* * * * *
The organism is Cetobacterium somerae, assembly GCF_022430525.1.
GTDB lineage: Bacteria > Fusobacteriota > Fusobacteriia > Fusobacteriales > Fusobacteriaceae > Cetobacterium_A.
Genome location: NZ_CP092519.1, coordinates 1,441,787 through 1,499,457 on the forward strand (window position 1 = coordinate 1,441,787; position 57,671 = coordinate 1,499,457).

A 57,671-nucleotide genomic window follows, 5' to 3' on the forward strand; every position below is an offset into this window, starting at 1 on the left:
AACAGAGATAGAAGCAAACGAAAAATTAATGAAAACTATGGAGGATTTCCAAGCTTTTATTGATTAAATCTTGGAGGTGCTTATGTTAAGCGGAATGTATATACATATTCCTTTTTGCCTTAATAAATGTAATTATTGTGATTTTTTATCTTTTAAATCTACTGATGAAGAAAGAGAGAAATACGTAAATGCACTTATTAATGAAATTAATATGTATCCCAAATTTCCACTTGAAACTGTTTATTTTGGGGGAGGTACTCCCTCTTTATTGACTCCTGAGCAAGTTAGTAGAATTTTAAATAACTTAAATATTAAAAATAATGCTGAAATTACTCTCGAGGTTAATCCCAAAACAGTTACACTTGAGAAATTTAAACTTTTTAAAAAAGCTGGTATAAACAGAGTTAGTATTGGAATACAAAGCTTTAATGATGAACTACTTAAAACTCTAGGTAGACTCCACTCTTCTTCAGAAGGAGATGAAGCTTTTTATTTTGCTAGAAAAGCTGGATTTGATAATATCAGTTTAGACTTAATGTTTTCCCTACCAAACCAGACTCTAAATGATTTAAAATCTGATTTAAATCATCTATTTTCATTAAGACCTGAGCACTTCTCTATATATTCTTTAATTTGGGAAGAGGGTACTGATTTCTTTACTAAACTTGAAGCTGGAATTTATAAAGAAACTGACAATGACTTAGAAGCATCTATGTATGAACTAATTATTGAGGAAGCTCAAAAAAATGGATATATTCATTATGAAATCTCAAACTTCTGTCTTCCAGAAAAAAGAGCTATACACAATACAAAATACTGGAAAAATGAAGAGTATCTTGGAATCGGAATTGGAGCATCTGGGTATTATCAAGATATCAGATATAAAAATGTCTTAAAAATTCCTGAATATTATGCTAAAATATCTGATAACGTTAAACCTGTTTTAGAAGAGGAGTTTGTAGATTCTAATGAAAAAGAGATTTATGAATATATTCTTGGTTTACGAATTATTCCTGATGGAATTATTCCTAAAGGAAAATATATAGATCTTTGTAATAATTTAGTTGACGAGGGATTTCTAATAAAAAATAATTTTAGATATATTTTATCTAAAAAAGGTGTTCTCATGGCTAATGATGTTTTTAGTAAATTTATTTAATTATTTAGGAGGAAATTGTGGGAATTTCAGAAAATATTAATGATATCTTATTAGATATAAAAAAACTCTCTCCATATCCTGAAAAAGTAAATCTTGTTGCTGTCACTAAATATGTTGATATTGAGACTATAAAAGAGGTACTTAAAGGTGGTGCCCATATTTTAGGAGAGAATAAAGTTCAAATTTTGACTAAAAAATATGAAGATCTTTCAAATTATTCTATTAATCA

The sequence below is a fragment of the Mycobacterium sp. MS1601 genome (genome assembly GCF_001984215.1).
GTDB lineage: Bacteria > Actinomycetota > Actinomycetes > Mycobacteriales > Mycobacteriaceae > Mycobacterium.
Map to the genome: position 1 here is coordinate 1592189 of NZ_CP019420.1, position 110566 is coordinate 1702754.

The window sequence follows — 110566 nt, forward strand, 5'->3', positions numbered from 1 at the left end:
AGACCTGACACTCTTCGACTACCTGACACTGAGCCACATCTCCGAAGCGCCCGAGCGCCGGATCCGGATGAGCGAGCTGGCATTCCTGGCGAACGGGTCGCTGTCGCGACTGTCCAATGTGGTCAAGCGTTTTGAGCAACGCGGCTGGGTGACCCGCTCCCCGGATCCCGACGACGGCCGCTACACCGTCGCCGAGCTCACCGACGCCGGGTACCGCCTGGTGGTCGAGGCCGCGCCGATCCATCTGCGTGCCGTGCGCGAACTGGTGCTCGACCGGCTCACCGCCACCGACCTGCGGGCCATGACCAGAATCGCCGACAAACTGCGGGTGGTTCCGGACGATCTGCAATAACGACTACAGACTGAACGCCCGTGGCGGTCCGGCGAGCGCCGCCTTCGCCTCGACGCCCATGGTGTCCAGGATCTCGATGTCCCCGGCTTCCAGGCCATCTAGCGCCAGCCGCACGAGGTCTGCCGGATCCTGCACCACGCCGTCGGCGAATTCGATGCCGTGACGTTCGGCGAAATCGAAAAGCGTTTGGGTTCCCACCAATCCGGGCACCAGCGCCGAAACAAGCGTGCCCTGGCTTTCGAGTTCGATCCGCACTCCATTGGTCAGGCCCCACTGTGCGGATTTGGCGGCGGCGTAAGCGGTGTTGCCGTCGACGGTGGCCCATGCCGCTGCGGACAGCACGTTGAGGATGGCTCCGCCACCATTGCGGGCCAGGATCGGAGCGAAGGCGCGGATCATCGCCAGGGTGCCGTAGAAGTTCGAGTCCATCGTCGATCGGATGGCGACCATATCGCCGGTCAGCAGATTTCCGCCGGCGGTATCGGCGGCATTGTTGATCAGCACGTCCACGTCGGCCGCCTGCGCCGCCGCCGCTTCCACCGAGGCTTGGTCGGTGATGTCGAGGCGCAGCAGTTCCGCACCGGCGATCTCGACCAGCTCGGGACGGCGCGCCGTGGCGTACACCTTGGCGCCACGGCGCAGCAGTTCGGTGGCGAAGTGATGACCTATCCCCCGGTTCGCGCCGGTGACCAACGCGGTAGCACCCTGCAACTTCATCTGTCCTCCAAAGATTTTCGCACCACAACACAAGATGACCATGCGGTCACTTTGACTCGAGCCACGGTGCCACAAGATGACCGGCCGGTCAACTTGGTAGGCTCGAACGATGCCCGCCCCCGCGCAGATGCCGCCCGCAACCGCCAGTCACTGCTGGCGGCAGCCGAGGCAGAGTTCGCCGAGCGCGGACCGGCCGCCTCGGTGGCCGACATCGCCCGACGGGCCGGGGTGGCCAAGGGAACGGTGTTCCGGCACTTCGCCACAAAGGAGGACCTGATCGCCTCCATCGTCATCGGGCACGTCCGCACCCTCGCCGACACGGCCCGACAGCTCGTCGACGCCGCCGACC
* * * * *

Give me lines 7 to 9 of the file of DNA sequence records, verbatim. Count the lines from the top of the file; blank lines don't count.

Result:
GTDB lineage: Bacteria > Actinomycetota > Actinomycetes > Mycobacteriales > Mycobacteriaceae > Mycobacterium.
Map to the genome: position 1 here is coordinate 1592189 of NZ_CP019420.1, position 110566 is coordinate 1702754.

The window sequence follows — 110566 nt, forward strand, 5'->3', positions numbered from 1 at the left end: